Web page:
Spatial references

Spatial references are important when building applications that use geographic data. A spatial reference defines the coordinate system used to locate the geometry for a feature. It controls how and where features are displayed in a map or scene. When building an application, all geographic data must either use a common spatial reference or be projected to a spatial reference in order to accurately display features and perform spatial analyses.

Video: Understanding spatial references.

There are many different types of spatial references for defining geographic data. To simplify accessing and referencing them, they are commonly referred to by a well-known ID (WKID) — an integer value. Two of the most common WKIDs are 4326 (also known as WGS84), and 3857 (also known as Web Mercator). For a complete description, see Spatial reference specifications in this topic.

Consider the two examples below. 102003, or Albers Equal Area, is commonly used by news organizations because it preserves the relative area for each state in the continental United States. However, 3857, or Web Mercator, is used by many mapping applications because it preserves both a consistent direction for north and the scale of the map at any given zoom level.

102003 - Albers Equal Area 3857 - Web Mercator The data for both these maps comes from the same source. ArcGIS Server handles reprojecting the data (converting it to the requested spatial reference) 'on the fly'.

Why spatial references are important

ArcGIS allows you to use thousands of different spatial references and offers many tools for working with spatial references. Many governments, militaries, and other organizations mandate that a specific one be used. To integrate spatial data together into a map or when performing analysis, ArcGIS must know where things are located on the Earth's surface. This is done using coordinates, which are expressed relative to a coordinate system, or an accepted frame of reference around a model of the Earth's surface. Not all coordinates and their associated coordinate systems are alike: they can use different units (for example degrees minutes seconds, decimal degrees, or meters) and they can be based on different types of models. ArcGIS uses mathematical transformations to reproject coordinates from one coordinate system to another. A spatial reference provides all the information needed for reprojection.

Coordinate systems and projections

Data is defined in both horizontal and vertical coordinate systems. Horizontal coordinate systems locate data across the surface of the earth, and are split into categories:

  • Geographic coordinate systems (GCSs)
  • Projected coordinate systems (PCSs)
  • Local coordinate systems
  • Vertical coordinate systems (VCSs)

Geographic coordinate systems

A geographic coordinate system (GCS) uses a three-dimensional ellipsoidal surface to define locations on the Earth. These coordinates are based on angles from the center of the Earth to the surface. Typically GCSs use latitude and longitude specified in degrees. There are three parts to a geographic coordinate system:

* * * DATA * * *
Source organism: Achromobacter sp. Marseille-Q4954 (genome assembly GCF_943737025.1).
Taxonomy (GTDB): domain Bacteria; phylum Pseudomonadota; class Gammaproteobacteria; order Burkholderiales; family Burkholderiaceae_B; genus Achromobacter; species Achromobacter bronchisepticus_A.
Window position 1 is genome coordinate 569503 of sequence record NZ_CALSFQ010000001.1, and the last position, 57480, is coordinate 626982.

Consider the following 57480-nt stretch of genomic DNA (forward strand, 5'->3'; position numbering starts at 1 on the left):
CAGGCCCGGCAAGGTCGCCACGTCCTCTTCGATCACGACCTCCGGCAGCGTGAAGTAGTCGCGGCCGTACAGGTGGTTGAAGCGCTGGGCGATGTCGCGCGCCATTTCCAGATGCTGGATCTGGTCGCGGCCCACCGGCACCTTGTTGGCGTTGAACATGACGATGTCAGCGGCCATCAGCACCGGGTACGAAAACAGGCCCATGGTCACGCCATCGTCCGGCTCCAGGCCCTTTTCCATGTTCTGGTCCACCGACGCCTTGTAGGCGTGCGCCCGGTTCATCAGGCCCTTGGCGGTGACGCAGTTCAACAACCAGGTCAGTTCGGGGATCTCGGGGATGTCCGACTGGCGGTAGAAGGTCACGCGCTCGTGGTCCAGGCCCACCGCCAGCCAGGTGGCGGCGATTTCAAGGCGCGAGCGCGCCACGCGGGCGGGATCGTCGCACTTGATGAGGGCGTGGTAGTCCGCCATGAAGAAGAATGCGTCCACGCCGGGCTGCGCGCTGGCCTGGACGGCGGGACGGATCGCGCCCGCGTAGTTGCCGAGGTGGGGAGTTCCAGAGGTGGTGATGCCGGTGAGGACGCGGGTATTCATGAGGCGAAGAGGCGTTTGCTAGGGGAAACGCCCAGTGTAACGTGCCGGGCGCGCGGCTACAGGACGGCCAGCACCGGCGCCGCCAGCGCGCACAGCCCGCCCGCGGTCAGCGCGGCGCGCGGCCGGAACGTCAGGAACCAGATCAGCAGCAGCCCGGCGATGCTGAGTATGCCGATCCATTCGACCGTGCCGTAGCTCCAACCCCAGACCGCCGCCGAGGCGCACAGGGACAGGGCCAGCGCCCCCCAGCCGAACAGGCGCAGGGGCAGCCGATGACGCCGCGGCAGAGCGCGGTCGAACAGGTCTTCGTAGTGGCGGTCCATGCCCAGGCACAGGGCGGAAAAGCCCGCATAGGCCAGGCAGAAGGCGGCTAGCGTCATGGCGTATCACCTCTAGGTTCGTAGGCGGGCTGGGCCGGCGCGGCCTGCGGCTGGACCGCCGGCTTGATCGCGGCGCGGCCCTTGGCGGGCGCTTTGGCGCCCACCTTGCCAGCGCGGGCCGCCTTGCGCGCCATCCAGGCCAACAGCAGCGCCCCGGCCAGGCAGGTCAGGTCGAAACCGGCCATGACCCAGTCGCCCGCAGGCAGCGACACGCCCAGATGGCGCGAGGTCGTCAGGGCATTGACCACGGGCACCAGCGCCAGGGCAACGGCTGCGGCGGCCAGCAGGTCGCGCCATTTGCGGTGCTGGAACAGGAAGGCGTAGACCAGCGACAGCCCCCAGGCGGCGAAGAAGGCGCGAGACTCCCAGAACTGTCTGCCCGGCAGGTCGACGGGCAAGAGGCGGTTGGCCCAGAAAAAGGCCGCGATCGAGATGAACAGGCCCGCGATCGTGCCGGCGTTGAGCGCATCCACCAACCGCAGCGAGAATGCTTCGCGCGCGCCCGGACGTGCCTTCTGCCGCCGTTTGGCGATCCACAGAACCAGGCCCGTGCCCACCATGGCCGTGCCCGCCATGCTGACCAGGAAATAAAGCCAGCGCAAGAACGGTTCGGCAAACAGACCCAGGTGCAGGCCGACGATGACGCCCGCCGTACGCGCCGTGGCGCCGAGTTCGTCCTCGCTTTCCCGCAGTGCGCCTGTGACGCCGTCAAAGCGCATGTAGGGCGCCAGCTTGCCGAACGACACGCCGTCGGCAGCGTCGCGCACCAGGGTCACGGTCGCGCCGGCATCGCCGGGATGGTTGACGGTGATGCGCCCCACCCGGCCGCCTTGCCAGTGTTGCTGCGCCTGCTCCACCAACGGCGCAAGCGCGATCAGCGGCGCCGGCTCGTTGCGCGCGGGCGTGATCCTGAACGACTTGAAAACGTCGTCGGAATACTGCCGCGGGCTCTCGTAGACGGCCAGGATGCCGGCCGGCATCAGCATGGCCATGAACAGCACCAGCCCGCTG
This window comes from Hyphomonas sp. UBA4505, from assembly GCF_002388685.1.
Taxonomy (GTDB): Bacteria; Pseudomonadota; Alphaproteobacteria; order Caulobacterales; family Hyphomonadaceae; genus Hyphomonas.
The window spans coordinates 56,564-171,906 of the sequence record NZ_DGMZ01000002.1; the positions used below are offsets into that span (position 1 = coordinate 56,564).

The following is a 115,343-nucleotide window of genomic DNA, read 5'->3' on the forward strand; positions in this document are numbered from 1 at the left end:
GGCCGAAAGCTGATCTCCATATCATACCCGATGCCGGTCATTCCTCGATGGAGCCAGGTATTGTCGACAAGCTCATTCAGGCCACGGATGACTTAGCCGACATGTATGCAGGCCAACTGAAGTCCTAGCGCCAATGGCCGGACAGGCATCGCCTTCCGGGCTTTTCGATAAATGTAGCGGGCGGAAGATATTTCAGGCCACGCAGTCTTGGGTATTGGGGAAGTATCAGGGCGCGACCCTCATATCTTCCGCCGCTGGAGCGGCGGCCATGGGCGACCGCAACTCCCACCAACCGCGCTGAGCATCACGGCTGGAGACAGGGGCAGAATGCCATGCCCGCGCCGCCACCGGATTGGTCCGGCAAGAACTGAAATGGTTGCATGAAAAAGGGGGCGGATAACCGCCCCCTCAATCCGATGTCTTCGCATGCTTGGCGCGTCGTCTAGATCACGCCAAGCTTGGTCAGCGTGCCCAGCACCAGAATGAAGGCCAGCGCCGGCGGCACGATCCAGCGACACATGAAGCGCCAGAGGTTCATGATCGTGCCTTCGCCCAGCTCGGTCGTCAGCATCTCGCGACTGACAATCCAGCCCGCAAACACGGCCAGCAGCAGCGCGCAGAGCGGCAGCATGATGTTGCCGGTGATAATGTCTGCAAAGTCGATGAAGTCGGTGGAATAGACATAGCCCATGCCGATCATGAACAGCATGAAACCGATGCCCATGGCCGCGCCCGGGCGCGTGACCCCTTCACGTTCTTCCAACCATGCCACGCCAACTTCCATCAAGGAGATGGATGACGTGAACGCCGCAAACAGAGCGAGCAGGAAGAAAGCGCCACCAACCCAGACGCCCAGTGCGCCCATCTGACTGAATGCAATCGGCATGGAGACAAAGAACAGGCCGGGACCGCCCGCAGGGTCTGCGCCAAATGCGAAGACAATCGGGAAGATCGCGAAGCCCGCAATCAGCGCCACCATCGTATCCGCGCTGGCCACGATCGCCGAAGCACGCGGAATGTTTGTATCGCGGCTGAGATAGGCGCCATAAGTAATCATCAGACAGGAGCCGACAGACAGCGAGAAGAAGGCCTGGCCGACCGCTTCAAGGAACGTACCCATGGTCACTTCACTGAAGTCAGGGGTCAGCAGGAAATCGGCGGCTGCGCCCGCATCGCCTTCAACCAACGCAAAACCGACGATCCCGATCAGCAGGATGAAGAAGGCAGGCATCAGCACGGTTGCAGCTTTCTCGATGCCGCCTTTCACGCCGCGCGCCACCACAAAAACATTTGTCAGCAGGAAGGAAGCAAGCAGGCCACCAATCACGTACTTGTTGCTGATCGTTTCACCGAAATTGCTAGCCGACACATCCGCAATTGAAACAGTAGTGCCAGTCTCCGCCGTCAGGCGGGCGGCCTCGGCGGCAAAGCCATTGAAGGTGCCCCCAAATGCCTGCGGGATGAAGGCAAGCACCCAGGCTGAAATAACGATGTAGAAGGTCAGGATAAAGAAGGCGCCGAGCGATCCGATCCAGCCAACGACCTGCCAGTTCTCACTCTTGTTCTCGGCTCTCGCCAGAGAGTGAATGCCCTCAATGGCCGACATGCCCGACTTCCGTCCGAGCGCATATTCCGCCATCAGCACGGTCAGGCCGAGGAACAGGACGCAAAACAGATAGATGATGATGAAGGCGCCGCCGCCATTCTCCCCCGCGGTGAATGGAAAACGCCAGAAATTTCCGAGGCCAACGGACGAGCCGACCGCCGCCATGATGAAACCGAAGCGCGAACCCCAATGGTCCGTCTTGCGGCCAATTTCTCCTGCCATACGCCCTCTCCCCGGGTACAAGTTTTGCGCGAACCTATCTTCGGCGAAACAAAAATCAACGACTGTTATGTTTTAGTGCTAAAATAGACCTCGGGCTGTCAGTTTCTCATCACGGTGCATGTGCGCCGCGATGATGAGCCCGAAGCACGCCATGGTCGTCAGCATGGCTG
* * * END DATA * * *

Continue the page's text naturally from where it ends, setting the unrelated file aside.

1. A datum, which is an ellipsoidal (spheroid) model of the Earth
  2. A prime meridian
  3. An angular unit of measure

Common datums include WGS84 (used in GPS, WKID=4326) and NAD83 (used in surveying and mapping in North America).

You can see these three parts in the well-known text for the 4326 spatial reference in the DATUM, PRIMEM and UNIT sections:

     
GEOGCS["GCS_WGS_1984",
  DATUM["D_WGS_1984",
    SPHEROID["WGS_1984",6378137,298.257223563]],
  PRIMEM["Greenwich",0],
  UNIT["Degree",0.017453292519943295]]

Projected coordinate systems

Projected coordinate systems (PCS) are described as planar (two-dimensional), Cartesian, or flat. They define a flat 2D Cartesian coordinate system projected onto a flat surface for display. Unlike a geographic coordinate system, a projected coordinate system has constant lengths, angles, and areas across the two dimensions. A projected coordinate system is always based on a geographic coordinate system that references a specific datum.

There are various projections with different desirable characteristics: some preserve accuracy in particular areas of the Earth, others are better at maintaining the shape of features, while others favor accurate area or distance measurements. Coordinates are identified by x, y coordinates on a grid. Most basemaps from ArcGIS Online, Google, and OpenStreetMap use the same projected coordinate system named Web Mercator Auxiliary Sphere (WKID=3857).

             
PROJCS["WGS_1984_Web_Mercator_Auxiliary_Sphere",
  GEOGCS["GCS_WGS_1984",
    DATUM["D_WGS_1984",
      SPHEROID["WGS_1984",6378137.0,298.257223563]],
    PRIMEM["Greenwich",0.0],
    UNIT["Degree",0.017453292519943295]],
  PROJECTION["Mercator_Auxiliary_Sphere"],
  PARAMETER["False_Easting",0.0],
  PARAMETER["False_Northing",0.0],
  PARAMETER["Central_Meridian",0.0],
  PARAMETER["Standard_Parallel_1",0.0],
  PARAMETER["Auxiliary_Sphere_Type",0.0],
  UNIT["Meter",1.0]]

You can see that EPSG:3857 references the same DATUM, SPHEROID, PRIMEM and UNIT fields as the 4236 projection. It also defines a PROJECTION (Mercator_Auxiliary_Sphere) which defines how to project the 3D GEOGCS coordinates into 2D coordinates.

Local coordinate systems

Local coordinate systems are often unrelated to any other coordinate system. The origin and the x,y coordinate units correspond to a local point of reference. Because the relationship of a local coordinate system to another coordinate system cannot be established easily, these are sometimes referred to as unknown coordinate systems.